The United States contends, furthermore, that rights of consular notification and access under the Vienna Convention are rights of States, and not of individuals, even though these rights may benefit individuals by permitting States to offer them consular assistance. It maintains that the treatment due to individuals under the Convention is inextricably linked to and derived from the right of the State, acting through its consular officer, to communicate with its nationals, and does not constitute a fundamental right or a human right. The United States argues that the fact that Article 36 by its terms recognizes the rights of individuals does not determine the nature of those rights or the remedies required under the Vienna Convention for breaches of that Article. It points out that Article 36 begins with the words "[w]ith a view to facilitating the exercise of consular functions relating to nationals of the sending State," and that this wording gives no support to the notion that the rights and obligations enumerated in paragraph 1 of that Article are intended to ensure that nationals of the sending State have any particular rights or treatment in the context of a criminal prosecution. The travaux préparatoires of the Vienna Convention according to the United States, do not reflect a consensus that Article 36 was addressing immutable individual rights, as opposed to individual rights derivative of the rights of States.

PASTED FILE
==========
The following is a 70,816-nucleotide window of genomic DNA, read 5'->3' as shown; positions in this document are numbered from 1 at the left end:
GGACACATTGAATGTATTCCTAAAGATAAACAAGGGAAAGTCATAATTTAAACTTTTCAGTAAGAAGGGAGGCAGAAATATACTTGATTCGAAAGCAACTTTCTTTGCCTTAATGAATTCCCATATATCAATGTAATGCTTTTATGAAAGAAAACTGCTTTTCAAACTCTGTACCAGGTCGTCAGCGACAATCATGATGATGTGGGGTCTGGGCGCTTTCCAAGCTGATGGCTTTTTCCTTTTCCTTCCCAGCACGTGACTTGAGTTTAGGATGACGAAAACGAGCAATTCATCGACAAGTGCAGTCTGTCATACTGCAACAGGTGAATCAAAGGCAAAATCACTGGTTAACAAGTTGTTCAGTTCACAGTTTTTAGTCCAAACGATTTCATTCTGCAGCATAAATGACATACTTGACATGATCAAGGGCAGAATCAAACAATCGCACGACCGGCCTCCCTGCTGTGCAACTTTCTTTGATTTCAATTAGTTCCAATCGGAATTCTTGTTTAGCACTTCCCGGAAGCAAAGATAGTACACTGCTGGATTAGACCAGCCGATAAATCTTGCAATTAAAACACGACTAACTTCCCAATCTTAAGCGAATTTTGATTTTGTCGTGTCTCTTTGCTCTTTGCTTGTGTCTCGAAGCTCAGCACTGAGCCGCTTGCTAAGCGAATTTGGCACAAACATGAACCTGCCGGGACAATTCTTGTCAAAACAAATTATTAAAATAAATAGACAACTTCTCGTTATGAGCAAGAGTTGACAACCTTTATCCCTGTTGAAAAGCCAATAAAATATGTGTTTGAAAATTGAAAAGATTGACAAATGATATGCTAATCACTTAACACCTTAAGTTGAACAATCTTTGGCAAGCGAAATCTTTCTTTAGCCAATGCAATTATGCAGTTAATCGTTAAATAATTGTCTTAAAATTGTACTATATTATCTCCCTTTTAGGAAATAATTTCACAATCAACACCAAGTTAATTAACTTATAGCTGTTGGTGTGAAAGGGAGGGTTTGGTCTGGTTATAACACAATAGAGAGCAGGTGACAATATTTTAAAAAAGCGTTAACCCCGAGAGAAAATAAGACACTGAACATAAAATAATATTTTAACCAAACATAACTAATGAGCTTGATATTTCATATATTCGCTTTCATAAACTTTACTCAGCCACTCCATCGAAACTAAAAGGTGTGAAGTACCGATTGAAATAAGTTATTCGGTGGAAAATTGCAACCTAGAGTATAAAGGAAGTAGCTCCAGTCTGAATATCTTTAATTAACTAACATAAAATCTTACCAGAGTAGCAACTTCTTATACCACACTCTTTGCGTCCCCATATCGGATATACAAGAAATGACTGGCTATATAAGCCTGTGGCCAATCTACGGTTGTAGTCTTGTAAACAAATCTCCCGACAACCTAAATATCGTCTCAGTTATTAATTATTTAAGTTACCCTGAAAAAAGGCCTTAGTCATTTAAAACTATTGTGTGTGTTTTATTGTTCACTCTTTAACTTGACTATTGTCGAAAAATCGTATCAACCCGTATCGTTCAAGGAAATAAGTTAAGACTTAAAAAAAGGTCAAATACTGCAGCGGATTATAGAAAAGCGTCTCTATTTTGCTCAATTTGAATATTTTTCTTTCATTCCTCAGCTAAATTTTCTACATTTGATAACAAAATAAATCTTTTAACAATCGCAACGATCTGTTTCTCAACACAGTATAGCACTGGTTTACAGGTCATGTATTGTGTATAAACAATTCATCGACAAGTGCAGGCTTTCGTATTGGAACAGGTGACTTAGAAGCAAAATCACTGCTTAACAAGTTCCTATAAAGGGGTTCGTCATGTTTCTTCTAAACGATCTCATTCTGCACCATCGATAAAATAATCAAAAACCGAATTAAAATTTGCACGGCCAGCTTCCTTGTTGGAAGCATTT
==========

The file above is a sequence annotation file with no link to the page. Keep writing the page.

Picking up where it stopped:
77. The Court notes that Article 36, paragraph
1 (b), spells out the obligations the receiving State
has towards the detained person and the sending State.
It provides that, at the request of the detained person,
the receiving State must inform the consular post of
the sending State of the individual's detention "without
delay". It provides further that any communication
by the detained person addressed to the consular post
of the sending State must be forwarded to it by authorities
of the receiving State "without delay". Significantly,
this subparagraph ends with the following language:
"The said authorities shall inform the person concerned without delay of his rights under this subparagraph" (emphasis added). Moreover, under Article 36, paragraph 1 (c), the sending State's right to provide consular assistance to the detained person may not be exercised "if he expressly opposes such action". The clarity of these provisions, viewed in their context, admits of no doubt. It follows, as has been held on a number of occasions, that the Court must apply these as they stand (see Acquisition of Polish Nationality, Advisory Opinion, 1923, P.C.I.J., Series B, No. 7, p. 20; Competence of the General Assembly for the Admission of a State to the United Nations, Advisory Opinion, I.C.J. Reports 1950, p. 8; Arbitral Award of 31 July 1989, Judgment, I.C.J. Reports 1991, pp. 69-70, para. 48; Territorial Dispute (Libyan Arab Jamahiriya/Chad), Judgment, I.C.J. Reports 1994, p. 25, para. 51). Based on the text of these provisions, the Court concludes that Article 36, paragraph 1, creates individual rights, which, by virtue of Article I of the Optional Protocol, may be invoked in this Court by the national State of the detained person. These rights were violated in the present case.
78. At the hearings, Germany further contended that the right of the individual to be informed without delay under Article 36, paragraph 1, of the Vienna Convention was not only an individual right, but has today assumed the character of a human right. In consequence, Germany added, "the character of the right under Article 36 as a human right renders the effectiveness of this provision even more imperative". The Court having found that the United States violated the rights accorded by Article 36, paragraph 1, to the LaGrand brothers, it does not appear necessary to it to consider the additional argument developed by Germany in this regard.